♡ why do oldies whinge about the state of the world, the state of young people, where society is headed
♡ when is that old man gonna stop being so slow and get on with crossing the road
♡ when is that old lady ahead of me in the queue going to hurry up and get out of her handbag and pay for her damn groceries
Now I'm getting on, I think
♡ some appreciation, please
♡ are you blind? Hellooooo!
♡ why do they hate me saying "in my day", "when I was young", "back then"
♡ why doesn't the west appreciate the wisdom of the old
♡ why isn't aged eccentricity appreciated more
♡ why not ask us oldies what we'd do in this situation, that circumstance
♡ don't they know I can't see them to wave, without my glasses on?
♡ stop questioning my occasional lack of motivation and accept I'm getting older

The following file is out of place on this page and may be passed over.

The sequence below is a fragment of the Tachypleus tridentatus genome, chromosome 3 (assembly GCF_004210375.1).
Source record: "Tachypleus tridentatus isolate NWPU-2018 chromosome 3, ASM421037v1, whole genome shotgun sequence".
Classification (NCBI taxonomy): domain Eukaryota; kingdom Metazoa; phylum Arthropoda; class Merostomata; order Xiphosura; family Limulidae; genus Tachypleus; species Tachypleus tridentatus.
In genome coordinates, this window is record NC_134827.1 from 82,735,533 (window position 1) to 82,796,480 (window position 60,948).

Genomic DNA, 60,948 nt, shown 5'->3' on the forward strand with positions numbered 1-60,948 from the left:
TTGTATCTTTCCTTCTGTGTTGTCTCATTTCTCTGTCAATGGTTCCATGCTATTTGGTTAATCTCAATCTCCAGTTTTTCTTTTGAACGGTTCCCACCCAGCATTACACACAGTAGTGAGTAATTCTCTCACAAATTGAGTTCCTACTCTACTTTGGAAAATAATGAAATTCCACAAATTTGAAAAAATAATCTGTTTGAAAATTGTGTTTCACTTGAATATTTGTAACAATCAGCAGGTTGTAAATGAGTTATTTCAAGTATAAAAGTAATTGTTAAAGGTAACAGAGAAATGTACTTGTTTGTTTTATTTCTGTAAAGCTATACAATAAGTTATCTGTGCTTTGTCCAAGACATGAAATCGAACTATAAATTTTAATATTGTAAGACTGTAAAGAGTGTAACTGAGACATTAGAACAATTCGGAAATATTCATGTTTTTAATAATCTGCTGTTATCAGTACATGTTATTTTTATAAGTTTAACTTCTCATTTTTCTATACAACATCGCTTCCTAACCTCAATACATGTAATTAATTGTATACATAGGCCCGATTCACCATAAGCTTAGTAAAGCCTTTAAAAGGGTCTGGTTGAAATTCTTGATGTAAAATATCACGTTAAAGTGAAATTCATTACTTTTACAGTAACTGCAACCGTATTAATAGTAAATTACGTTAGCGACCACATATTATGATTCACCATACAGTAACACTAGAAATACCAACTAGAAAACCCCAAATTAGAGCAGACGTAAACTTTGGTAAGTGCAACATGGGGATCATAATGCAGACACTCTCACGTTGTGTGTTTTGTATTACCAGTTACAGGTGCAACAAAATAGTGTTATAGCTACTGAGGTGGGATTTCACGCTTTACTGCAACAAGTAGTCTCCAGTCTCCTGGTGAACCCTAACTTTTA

Next time #2 we will delve a little further into aging.
(Click on Aging in the list at right (and below on mobile) to read more blogs.)
Here is a blog I wrote on Blogger in 2009. Nothing much has changed, in fact I believe it's worse these days.
I have since left Facebook.
How have our lives changed sharing personal stuff? I just read a blog. The lady had 1045 followers and all of her posts had no more than one or two comments. That gets me wondering. Why are these one thousand and forty-five bloggers following her? Is it all about them - getting their blogs out there but not one scrap of interest in this lady's cooking blog? Hello, love to be your friend. Goodbye, nice knowing you but I'll still pretend I'm around. And do we really know these people? Not a hope in hell.